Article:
This past weekend was Birmingham Pride, and my husband asked me if he could write a guest blog post for me about Pride and what it means to him. Below were his observations of the weekend.
I’m 42 and have no idea what music kids today listen to – indeed I had no idea who most of the performers on the main stage were. Saturday’s main stage line up I knew two out of 15 acts, and Sunday four out of 13. The DJ I saw on the main stage was a performer – not just filler between acts – this is now a thing apparently!
I hate loud bars where the music is turned up to 11. I want to have a pint and a chat with my friends. Not stand shouting at each other and randomly nodding because it doesn’t matter how hard we try we have no idea what was said. And then when we remember we aren’t telepathic and have a conversation on WhatsApp because it’s easier.
I also hate bars and places that are busy, rammed busy. The kind of busy that when you breath out someone stands in the space in front of you where your chest was a second ago.
There are some bars I like in Birmingham, my favourite gay bars are Eden for music and cabaret, and The Fountain and Wellington for old man boozers – somewhere you can sit down with a pint and packet of pork scratchings.
I rarely visit the others, and as for the Nightingale. Last time I went was nearly ten years ago, we asked them to play the Queer As Folk theme … most of the people there weren’t even teenagers when Nathan was rimming Stuart’s arse on Channel 4! And I don’t think they’d heard the theme tune ever played in public. The looks on their faces was “what the fuck is this and why are the old people dancing to it?”
For me a nightclub opened at 11pm and kicked you out at 2am – today people don’t go out until gone midnight, just when I’m putting the kettle on for a nice brew before bed.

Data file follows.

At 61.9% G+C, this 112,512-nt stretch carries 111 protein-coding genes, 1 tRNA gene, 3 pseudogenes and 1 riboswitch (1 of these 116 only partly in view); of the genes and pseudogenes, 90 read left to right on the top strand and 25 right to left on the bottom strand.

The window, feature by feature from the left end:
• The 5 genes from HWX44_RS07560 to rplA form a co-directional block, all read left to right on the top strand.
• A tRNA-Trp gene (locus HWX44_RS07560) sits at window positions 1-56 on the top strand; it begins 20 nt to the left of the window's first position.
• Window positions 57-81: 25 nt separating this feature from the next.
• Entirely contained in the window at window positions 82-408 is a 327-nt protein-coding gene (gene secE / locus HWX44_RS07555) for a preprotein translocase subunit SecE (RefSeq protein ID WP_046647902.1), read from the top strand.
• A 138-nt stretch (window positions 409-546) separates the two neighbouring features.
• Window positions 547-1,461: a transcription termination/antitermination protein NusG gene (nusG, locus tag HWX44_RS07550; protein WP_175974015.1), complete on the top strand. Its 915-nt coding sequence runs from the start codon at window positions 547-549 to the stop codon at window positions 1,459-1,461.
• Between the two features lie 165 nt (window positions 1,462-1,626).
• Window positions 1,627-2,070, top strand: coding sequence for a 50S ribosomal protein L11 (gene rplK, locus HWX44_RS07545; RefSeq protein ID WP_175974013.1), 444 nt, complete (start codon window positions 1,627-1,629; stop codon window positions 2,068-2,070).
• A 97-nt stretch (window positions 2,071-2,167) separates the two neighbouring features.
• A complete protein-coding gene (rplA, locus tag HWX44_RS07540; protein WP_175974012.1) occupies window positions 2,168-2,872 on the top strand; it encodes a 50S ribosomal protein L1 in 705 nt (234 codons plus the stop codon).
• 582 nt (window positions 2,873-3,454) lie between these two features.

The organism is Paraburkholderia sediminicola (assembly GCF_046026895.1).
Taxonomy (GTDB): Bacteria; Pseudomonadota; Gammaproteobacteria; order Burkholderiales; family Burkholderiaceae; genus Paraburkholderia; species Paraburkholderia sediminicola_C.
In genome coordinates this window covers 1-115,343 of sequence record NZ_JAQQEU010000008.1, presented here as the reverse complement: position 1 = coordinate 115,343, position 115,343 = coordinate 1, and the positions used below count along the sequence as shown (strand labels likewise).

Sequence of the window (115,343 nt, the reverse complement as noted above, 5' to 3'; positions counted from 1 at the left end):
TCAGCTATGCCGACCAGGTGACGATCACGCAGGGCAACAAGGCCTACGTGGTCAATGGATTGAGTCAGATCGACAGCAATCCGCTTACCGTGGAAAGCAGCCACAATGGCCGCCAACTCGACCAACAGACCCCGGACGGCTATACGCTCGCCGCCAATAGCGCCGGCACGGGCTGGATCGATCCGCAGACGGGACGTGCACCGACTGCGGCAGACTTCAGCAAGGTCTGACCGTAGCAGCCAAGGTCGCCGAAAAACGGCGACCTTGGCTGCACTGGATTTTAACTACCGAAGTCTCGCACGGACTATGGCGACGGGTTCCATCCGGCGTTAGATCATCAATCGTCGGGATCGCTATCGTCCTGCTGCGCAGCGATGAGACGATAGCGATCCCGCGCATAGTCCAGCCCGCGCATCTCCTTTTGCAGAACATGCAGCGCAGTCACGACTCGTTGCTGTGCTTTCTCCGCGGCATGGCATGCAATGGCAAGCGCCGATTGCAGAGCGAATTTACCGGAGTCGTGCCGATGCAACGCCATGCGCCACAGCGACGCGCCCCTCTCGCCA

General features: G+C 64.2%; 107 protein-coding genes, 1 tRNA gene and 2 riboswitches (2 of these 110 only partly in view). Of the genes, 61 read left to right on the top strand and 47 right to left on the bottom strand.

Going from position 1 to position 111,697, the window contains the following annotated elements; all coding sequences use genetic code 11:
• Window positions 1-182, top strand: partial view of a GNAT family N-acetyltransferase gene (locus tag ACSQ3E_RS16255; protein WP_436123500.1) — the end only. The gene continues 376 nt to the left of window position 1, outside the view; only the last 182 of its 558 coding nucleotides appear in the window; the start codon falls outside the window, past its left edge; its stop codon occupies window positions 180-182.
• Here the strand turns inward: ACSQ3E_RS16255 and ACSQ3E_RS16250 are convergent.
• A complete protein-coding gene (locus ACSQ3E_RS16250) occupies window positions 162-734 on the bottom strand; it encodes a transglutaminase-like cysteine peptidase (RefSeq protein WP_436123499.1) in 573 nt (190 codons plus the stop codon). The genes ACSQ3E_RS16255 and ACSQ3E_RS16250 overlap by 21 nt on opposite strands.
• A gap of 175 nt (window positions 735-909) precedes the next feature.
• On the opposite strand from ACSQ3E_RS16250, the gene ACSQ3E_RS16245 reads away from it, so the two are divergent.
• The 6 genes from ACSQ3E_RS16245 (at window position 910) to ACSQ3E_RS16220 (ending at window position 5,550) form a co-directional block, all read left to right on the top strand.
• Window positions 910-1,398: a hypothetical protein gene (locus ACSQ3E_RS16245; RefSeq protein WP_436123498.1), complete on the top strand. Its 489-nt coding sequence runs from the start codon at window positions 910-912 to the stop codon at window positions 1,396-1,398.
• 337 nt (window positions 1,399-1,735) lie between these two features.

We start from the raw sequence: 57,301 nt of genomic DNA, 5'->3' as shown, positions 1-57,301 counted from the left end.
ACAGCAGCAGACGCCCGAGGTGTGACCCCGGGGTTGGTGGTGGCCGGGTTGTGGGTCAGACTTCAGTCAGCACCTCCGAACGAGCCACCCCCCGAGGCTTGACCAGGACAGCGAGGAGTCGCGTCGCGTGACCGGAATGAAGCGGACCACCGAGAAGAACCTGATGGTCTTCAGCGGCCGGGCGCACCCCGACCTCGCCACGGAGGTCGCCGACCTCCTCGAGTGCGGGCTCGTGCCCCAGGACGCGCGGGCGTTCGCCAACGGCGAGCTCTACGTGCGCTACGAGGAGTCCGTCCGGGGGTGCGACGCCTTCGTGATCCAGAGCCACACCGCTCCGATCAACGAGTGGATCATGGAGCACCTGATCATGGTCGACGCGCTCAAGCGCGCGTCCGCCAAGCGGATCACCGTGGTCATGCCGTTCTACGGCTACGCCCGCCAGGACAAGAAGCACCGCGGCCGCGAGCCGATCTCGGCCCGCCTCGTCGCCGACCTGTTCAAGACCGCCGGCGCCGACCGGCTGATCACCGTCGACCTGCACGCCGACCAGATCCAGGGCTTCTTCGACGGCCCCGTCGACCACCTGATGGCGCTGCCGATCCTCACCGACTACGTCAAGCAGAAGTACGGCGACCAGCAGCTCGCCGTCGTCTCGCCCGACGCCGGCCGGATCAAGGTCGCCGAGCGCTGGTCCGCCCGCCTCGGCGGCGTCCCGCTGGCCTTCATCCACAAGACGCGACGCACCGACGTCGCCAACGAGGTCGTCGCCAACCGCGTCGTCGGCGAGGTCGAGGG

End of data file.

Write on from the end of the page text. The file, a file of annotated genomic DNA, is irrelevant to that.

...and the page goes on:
I do love The Cabaret at Pride, every year it’s a highlight of the weekend! The performers are always amazing, guaranteed a great laugh, a good singalong and plenty of offensive jokes and abuse.
If any of my friends asked me to go to an event that was going to cost me over £30 for a ticket where it would be packed full of people. Featuring loads of acts that I don’t know, nor care about and certainly don’t want to listen to while paying hiked up drinks prices with nowhere to sit down. The answer would most definitely be no!
Not even if you paid for my ticket and a bottle of Gin would I be interested!
But for Birmingham Pride I will go, and I have gone pretty much every year I have been home for it. From when it was three days, with a village green and dog show and had Beat the Gay Goalie. And even though all the bars I will spend most of my time are outside the wristband zone I will pay my £30+ to come in.
But this is Pride.
Quite a lot to pay to watch a couple of guys put on some makeup, throw on a frock and wig and belt out some well-rehearsed show tunes and gags in the Cabaret Tent. And I don’t want to see these Ru-Paul Superstar Got The Drag Factor Talent Race queens … I much prefer the old-school traditional drag.
But for most who attend the weekend there is a lot more to see and do at Birmingham Pride. For many it is just a street party, a weekend to come in and get drunk dancing your tits off to the latest iTunes craze. And that’s great – but Pride is about so much more than that. It has history, it has a reason for its existence.
I grew up as a teenager being told I was a second-class citizen, I had to be “protected” so couldn’t legally have sex with anyone until five years after my friends, my relationship mattered for nothing – my country wouldn’t recognise my partner as my next of kin. I was told that because I was gay if I wasn’t careful I was going to die of ignorance, and my government wouldn’t let me serve it in the Armed Forces.
At least in my youth being gay was legal – so we did have that.
But do you know what I remember growing up in North Wales before the Internet or knowing any gay people, or having met a single gay person. Four old women and chocolate cheesecake.